Elizabeth SpiresI heard a story that you once spent a night in a tree at Vassar outside Cushing dormitory. Is it true?Elizabeth BishopYes, it was me, me and a friend whose name I can’t remember. We really were crazy and those trees were wonderful to climb. I used to be a great tree climber. Oh, we probably gave up about three in the morning. How did that ever get around? I can’t imagine! We stopped being friends afterwards. Well, actually she had invited two boys from West Point for the weekend and I found myself stuck with this youth all in—[her hands draw an imagined cape and uniform in the air]—the dullest boy! I didn’t know what to say! I nearly went mad. I think I sort of dropped the friend at that point. I lived in a great big corner room on the top floor of Cushing and I apparently had registered a little late because I had a roommate whom I had never wanted to have. A strange girl named Constance. I remember her entire side of the room was furnished in Scottie dogs—pillows, pictures, engravings and photographs. And mine was rather bare. Except that I probably wasn’t a good roommate either, because I had a theory at that time that one should write down all one’s dreams. That that was the way to write poetry. So I kept a notebook of my dreams and thought if you ate a lot of awful cheese at bedtime you’d have interesting dreams. I went to Vassar with a pot about this big—it did have a cover!—of Roquefort cheese that I kept in the bottom of my bookcase. I think everyone’s given to eccentricities at that age. I’ve heard that at Oxford Auden slept with a revolver under his pillow.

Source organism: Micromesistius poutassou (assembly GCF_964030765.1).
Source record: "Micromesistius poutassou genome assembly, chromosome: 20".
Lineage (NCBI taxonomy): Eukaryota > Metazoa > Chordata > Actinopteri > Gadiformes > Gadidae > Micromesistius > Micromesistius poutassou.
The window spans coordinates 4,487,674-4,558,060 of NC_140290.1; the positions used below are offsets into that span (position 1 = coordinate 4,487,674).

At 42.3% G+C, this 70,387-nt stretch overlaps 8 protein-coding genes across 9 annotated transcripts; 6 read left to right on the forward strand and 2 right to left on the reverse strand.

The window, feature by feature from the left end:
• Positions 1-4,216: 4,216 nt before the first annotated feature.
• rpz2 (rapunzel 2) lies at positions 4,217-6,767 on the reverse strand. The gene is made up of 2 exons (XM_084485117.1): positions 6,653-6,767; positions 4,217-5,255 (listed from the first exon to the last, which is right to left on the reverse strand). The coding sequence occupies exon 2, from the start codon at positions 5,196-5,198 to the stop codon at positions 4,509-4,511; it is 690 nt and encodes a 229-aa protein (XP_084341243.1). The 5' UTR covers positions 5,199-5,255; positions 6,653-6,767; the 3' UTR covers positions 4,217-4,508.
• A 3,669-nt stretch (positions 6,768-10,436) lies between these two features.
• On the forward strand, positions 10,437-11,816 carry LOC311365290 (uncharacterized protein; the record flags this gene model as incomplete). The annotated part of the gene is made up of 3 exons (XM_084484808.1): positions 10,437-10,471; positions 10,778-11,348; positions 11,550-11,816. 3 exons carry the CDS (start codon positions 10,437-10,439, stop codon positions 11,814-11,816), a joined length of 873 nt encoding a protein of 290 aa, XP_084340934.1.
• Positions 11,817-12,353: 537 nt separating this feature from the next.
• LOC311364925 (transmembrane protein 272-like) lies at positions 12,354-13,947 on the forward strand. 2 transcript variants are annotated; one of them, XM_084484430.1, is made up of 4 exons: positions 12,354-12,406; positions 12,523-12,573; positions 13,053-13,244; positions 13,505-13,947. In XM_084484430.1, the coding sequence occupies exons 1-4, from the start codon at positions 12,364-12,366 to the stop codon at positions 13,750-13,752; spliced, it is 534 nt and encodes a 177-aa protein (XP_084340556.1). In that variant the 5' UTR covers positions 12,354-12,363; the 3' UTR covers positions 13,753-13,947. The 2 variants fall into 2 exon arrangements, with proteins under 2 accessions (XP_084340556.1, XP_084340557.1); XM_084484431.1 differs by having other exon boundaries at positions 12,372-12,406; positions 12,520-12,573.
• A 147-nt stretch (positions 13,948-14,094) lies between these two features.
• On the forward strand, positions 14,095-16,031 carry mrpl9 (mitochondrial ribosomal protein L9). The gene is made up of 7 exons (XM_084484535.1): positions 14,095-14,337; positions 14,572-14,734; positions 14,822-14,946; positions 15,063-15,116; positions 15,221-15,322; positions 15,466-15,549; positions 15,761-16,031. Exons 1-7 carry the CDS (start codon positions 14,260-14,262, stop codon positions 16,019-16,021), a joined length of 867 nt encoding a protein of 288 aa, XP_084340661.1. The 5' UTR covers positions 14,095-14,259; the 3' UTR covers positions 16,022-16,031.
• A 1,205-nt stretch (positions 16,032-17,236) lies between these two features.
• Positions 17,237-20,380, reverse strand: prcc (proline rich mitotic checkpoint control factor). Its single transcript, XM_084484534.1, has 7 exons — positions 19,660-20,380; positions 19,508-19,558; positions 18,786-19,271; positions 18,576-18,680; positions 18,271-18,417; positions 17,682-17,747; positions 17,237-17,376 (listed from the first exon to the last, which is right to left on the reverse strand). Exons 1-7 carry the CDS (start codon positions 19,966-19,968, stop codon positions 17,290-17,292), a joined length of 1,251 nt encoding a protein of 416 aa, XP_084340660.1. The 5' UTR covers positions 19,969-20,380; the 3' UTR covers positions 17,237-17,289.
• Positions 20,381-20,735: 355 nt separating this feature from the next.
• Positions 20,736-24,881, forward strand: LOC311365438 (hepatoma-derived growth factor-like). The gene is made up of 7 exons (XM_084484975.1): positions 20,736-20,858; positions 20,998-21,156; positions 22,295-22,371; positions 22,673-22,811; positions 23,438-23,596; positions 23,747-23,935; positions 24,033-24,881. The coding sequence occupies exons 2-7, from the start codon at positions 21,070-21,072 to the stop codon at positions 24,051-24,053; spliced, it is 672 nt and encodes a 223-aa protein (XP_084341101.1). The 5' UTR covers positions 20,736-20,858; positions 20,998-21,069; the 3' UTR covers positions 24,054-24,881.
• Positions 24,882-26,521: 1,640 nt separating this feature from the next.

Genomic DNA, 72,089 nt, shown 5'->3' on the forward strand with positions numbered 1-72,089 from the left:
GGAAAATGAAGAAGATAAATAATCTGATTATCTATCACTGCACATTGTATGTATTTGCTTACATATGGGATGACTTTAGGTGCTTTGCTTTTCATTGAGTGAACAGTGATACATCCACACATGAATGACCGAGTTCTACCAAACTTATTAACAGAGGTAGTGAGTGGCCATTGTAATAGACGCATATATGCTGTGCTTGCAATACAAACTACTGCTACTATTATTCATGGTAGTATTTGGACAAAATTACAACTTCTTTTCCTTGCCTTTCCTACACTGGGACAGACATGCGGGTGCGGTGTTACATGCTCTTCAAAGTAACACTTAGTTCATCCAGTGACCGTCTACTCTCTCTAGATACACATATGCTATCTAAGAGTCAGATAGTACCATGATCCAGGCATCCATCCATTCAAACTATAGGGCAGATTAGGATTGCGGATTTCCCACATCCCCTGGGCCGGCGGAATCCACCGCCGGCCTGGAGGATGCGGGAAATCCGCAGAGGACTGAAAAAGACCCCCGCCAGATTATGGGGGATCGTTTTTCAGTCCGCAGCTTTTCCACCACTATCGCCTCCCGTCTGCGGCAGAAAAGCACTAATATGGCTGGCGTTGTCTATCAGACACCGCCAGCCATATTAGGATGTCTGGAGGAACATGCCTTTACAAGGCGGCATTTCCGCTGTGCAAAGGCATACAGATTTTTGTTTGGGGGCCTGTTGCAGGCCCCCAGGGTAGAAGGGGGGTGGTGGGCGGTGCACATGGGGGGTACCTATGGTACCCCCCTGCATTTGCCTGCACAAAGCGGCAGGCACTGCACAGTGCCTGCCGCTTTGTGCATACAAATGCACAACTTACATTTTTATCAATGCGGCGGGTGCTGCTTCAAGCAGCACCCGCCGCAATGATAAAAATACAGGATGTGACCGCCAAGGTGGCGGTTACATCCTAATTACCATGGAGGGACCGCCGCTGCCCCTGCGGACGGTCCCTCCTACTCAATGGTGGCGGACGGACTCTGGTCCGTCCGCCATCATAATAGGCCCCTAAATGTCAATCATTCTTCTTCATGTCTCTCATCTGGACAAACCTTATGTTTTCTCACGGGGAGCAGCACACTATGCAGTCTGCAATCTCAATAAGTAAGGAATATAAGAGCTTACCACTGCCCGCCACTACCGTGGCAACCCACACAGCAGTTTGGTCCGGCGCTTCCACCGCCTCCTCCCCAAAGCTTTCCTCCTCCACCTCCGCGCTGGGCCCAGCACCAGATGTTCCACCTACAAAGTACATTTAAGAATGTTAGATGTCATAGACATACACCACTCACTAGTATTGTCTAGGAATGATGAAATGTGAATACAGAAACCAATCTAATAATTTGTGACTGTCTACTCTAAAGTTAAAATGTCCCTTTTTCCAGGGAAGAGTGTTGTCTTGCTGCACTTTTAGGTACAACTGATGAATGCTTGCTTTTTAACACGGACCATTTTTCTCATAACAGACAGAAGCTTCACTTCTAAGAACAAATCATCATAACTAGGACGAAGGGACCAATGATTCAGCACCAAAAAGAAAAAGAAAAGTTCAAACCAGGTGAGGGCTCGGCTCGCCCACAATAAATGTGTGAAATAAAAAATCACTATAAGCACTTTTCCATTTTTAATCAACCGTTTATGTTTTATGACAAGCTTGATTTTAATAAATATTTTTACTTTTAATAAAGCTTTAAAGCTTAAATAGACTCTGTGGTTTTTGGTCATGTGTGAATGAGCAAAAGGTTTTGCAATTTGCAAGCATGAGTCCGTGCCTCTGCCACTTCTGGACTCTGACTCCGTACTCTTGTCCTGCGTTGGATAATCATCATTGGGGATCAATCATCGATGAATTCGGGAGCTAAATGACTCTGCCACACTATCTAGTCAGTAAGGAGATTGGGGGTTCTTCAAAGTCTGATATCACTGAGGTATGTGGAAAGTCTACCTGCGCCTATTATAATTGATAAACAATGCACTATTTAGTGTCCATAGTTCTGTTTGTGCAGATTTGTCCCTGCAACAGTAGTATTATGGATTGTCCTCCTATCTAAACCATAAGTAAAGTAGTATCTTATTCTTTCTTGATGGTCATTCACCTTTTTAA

24 February 2023
Homer, The Lone Boat, North Woods Club, Adirondacks,1892